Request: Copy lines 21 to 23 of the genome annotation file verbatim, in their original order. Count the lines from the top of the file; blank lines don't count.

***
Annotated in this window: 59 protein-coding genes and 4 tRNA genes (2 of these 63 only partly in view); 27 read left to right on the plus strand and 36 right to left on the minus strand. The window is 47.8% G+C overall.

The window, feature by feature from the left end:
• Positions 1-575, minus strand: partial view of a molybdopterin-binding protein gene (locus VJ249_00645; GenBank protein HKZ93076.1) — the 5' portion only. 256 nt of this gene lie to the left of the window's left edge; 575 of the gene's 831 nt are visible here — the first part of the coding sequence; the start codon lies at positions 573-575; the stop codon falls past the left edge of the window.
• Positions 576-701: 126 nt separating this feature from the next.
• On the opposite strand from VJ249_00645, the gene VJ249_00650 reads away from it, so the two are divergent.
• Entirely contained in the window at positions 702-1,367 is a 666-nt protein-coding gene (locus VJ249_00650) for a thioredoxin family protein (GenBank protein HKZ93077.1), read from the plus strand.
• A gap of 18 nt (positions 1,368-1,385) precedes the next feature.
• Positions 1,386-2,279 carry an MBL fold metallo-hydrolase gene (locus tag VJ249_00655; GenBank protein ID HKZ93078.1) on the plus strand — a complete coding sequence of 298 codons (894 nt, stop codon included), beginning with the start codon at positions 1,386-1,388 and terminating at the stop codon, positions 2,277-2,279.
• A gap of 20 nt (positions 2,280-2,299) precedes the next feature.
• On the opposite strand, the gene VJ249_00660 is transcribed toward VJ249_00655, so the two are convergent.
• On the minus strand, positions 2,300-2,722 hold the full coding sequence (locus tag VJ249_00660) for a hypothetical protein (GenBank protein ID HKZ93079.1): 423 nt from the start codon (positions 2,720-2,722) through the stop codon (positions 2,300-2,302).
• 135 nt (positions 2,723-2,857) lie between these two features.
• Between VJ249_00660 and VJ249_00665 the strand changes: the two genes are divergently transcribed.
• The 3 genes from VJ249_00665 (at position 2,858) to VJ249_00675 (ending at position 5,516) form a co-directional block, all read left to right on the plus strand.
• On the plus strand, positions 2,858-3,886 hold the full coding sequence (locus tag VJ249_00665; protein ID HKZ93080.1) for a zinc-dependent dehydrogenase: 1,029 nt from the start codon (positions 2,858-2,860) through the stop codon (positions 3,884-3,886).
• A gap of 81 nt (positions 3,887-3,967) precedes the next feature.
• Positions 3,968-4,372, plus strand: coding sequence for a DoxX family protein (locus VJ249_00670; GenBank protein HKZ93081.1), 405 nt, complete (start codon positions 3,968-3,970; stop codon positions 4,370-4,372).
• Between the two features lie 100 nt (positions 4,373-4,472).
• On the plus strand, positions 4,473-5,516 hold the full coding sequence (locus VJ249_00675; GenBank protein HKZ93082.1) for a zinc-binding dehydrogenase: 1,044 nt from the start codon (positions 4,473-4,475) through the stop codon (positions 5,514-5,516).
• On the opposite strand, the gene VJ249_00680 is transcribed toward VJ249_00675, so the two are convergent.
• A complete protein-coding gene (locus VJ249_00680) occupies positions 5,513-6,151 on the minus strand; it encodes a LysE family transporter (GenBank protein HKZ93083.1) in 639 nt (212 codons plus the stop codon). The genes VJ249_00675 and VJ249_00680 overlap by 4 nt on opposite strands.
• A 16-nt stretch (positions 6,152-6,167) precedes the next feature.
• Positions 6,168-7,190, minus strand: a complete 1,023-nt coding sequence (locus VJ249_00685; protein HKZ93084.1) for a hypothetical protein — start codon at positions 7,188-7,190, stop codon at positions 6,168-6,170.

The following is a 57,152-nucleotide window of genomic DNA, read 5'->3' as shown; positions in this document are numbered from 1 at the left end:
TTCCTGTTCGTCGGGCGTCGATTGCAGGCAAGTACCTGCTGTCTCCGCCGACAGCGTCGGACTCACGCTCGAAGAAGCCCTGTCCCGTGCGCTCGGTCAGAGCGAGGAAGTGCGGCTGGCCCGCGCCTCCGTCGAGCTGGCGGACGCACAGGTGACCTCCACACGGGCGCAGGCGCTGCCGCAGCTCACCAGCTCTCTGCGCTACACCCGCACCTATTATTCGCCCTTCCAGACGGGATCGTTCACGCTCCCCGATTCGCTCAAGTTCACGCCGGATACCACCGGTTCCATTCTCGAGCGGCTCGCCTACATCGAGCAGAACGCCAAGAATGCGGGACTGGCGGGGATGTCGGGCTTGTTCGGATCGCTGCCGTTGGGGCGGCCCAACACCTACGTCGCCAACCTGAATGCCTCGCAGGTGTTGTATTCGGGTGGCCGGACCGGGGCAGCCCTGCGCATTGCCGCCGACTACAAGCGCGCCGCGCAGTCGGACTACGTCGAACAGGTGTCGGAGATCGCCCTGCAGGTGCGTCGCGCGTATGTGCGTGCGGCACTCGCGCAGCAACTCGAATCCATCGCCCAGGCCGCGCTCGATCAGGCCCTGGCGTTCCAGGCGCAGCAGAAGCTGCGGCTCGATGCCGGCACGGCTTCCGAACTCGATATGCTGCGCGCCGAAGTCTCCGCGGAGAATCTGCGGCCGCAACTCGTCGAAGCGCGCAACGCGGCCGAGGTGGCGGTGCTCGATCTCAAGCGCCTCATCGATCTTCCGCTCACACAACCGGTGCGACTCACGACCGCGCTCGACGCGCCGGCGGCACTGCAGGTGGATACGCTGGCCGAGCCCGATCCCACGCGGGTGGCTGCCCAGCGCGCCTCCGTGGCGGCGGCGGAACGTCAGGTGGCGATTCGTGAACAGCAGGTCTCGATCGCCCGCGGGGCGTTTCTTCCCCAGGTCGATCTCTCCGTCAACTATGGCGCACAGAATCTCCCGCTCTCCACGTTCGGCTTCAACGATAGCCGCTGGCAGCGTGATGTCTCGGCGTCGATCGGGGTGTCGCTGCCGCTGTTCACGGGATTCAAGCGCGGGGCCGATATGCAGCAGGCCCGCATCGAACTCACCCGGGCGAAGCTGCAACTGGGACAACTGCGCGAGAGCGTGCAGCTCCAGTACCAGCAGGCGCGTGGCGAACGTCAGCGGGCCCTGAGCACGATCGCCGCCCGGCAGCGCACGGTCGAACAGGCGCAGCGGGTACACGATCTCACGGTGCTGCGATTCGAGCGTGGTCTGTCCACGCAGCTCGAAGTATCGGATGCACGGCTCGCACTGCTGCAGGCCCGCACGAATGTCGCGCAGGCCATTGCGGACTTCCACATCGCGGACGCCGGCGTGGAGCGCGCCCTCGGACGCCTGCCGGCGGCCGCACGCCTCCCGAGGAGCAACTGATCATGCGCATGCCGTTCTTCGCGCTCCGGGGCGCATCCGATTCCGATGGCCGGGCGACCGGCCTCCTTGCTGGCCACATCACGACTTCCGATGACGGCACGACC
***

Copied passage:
• A complete protein-coding gene (locus VJ249_00680) occupies positions 5,513-6,151 on the minus strand; it encodes a LysE family transporter (GenBank protein HKZ93083.1) in 639 nt (212 codons plus the stop codon). The genes VJ249_00675 and VJ249_00680 overlap by 4 nt on opposite strands.
• A 16-nt stretch (positions 6,152-6,167) precedes the next feature.
• Positions 6,168-7,190, minus strand: a complete 1,023-nt coding sequence (locus VJ249_00685; protein HKZ93084.1) for a hypothetical protein — start codon at positions 7,188-7,190, stop codon at positions 6,168-6,170.